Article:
Stuffed with Niman Ranch beef, carrots, peas and onions and topped with a heaping helping of mashed potatoes, the personal-sized shepherd’s pie ($5) at Fox & Goose Public House has been an enduring staple on the 45-year-old institution’s menu for decades. So it seems fitting that this daily restaurant special—which can be kept in the fridge for up to a week—is the first item on the pub’s take-and-bake lineup, which is expected to grow in the coming weeks. Sun. 7 a.m.-2 p.m. Mon.-Sat. 7 a.m.-8 p.m. 1001 R St. 916-443-8825. foxandgoose.com

Instructions on how to heat up The Golden Bear's take-and-bake meals come with a few extra steps—or words of wisdom. (Photo courtesy of The Golden Bear)The Golden Bear
The Golden Bear’s selection of casseroles for home baking ($45 each, they serve four) makes for soul-warming eats. The ever-changing menu has featured hearty four-cheese ziti and sausage-and-chicken confit cassoulets, which are packaged in tin serving trays with the baking instructions scrawled in black sharpie on the lid—each recipe (which has a 10-day fridge life) includes a few special steps like, “Call your mom, tell her you love her.” For those who can handle the heat, pick up a bottle of the incendiary homemade Acapulco Gold hot sauce with your order. 12-8 p.m. 2326 K St. 916-441-2242. goldenbear916.com

Kodaiko Ramen & Bar
The underground downtown ramen bar offers two ways to slurp DIY style: You can order a kit that includes four portions of fresh-made noodles with the eatery’s chicken broth and finishing oil ($28) or choose “fully loaded,” which also includes seasoned eggs, chopped scallions, and pork and chicken chashu ($42). Each ingredient comes packaged individually (refrigerated, the broth lasts three to four days; the noodles have a shelf life of a week).​ Thurs.-Fri. 4-7 p.m. Sat. 2-7 p.m. 718 K St. 916-426-8863. kodaikoramen.com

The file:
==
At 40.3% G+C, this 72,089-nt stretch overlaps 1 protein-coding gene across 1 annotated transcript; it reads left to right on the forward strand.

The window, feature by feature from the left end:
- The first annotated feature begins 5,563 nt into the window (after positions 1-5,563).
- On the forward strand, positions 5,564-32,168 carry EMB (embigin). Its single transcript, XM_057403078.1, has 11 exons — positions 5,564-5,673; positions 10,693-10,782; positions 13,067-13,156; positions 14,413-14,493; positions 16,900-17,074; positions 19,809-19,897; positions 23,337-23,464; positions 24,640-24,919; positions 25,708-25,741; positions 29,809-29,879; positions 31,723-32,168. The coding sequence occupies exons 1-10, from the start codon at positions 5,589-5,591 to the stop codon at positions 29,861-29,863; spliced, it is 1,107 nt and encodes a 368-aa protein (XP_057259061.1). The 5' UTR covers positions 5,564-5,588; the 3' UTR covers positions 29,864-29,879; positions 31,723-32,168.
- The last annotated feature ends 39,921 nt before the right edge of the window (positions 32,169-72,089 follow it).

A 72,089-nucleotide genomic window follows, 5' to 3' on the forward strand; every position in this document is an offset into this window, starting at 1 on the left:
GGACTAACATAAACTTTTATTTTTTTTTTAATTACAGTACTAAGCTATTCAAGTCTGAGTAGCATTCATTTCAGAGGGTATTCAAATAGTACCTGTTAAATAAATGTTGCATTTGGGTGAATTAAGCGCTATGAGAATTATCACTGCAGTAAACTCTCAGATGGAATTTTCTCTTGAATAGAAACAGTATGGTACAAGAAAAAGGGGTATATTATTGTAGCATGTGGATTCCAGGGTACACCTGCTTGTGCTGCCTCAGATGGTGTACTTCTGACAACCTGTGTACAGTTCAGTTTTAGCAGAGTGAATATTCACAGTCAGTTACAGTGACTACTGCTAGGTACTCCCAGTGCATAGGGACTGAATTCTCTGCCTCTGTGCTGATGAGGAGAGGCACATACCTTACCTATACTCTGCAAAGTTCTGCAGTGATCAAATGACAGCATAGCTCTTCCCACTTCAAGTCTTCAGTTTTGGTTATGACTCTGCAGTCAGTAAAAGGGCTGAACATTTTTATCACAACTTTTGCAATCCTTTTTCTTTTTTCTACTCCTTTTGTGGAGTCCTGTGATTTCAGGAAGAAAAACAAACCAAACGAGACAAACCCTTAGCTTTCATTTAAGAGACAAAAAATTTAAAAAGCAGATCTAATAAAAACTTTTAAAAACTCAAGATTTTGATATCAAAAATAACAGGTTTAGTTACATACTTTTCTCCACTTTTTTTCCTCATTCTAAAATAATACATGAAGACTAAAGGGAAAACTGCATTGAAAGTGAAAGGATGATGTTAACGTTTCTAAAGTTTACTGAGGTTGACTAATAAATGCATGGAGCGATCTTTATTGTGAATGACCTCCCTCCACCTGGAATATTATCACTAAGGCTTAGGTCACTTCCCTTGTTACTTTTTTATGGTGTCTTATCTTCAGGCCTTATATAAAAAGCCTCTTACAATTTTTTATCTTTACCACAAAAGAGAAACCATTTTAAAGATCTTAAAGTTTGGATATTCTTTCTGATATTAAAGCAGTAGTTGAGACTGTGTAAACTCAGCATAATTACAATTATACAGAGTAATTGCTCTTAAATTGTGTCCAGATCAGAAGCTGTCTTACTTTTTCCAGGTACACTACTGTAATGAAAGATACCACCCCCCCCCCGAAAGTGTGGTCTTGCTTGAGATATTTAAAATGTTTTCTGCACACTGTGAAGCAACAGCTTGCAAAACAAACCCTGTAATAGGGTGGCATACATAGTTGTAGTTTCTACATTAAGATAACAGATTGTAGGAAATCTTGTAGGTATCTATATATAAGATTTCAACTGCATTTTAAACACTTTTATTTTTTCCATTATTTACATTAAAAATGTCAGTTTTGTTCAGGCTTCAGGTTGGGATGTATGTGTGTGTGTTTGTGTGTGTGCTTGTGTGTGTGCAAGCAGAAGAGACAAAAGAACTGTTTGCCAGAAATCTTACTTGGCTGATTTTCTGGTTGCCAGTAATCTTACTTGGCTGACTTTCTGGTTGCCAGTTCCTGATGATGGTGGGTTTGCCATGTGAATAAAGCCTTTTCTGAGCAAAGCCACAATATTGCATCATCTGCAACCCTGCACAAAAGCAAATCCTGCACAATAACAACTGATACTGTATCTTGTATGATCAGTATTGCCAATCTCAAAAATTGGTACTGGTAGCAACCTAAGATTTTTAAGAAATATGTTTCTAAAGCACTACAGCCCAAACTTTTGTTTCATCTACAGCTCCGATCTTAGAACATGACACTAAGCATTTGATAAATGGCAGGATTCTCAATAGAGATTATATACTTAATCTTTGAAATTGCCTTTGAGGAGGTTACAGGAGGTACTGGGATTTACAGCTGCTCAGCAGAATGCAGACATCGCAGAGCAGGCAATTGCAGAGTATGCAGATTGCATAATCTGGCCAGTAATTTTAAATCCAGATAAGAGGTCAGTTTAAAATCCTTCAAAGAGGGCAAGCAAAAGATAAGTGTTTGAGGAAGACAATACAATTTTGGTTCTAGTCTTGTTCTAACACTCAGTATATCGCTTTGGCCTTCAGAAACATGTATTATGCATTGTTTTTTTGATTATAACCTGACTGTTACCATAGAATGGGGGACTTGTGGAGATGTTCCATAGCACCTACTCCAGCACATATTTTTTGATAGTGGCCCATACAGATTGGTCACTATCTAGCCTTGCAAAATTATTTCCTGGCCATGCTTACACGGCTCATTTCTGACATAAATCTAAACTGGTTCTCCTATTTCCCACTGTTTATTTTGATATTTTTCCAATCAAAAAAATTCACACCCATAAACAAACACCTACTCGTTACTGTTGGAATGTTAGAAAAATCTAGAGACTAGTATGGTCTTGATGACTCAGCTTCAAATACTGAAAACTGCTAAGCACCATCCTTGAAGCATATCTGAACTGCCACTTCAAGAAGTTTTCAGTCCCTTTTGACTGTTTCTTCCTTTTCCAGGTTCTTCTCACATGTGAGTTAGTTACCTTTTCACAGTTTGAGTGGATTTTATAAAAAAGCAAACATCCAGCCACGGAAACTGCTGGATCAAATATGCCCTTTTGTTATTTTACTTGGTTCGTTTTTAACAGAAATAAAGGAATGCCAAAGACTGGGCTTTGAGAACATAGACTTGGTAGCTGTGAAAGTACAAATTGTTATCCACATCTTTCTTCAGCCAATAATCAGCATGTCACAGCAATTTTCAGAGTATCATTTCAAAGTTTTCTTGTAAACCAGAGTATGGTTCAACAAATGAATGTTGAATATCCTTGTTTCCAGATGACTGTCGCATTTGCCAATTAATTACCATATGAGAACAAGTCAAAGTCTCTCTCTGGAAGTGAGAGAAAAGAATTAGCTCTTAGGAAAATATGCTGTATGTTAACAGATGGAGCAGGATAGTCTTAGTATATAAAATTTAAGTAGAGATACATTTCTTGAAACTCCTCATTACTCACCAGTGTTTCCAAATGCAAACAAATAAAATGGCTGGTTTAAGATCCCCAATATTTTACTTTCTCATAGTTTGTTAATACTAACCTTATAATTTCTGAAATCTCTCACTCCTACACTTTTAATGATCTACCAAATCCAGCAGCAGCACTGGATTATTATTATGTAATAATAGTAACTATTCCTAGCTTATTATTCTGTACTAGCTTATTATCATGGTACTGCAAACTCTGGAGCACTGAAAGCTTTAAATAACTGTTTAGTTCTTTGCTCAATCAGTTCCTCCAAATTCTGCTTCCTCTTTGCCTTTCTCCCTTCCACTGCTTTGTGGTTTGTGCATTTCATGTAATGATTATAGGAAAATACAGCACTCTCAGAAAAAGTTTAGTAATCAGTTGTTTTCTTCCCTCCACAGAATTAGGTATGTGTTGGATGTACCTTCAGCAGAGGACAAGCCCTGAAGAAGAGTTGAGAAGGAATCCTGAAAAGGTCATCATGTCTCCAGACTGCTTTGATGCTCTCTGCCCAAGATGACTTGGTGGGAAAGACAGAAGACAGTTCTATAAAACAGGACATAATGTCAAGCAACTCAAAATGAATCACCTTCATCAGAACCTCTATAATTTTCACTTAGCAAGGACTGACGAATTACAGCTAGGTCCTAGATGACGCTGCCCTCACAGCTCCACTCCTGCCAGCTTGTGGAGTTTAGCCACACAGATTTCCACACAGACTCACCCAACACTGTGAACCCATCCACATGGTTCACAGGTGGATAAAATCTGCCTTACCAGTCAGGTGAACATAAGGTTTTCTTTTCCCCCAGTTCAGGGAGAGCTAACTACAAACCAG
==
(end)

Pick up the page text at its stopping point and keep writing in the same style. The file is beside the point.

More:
Karen’s Bakery & Cafe
Owner and chef Karen Holmes has developed a new menu of heat-at-home dishes for her Folsom cafe that serve two and can be frozen for a month or kept in the fridge for up to a week, including saucy chicken cacciatore over polenta and a vegetarian lasagna layered with smoked mozzarella, burrata and sautéed mushrooms. Round out your meal with a Caesar salad or fresh bread, but if you’d prefer to join the homemade sourdough movement, on the rise due to the stay-at-home directive, buy a bag of flour from the cafe’s market—last week customers purchased nearly 200 five-pound bags—and bake a loaf of your own. Tues.-Sat. 7 a.m.-3 p.m. 705 Gold Lake Dr. Folsom. 916-985-2665. karensbakery.com

Leatherby’s Family Creamery
Hope you left room for dessert. This old-fashioned scoop joint has put together its own spin on a classic elementary school science experiment with its take-and-make option: DIY ice cream. Visit the Sacramento, Elk Grove or Citrus Heights locations to pick up your home kit—tools (spoons, Ziploc bags, rock salt) and ingredients (French vanilla ice cream base, which can be stored in the freezer for up to a week, and chocolate syrup) come boxed in a quart-sized ice cream container for $10, and you can also pick up a pack of sprinkles, bubble gum and crushed chocolate sandwich cookies for an extra $2.75. Bag the mixture (sans the mix-ins—they’re swirled through at the end), shake with salt and ice for 10 minutes (your workout for the day), and watch the liquid freeze and expand, transforming into ice cream before your very eyes. Locations and hours vary. leatherbys.net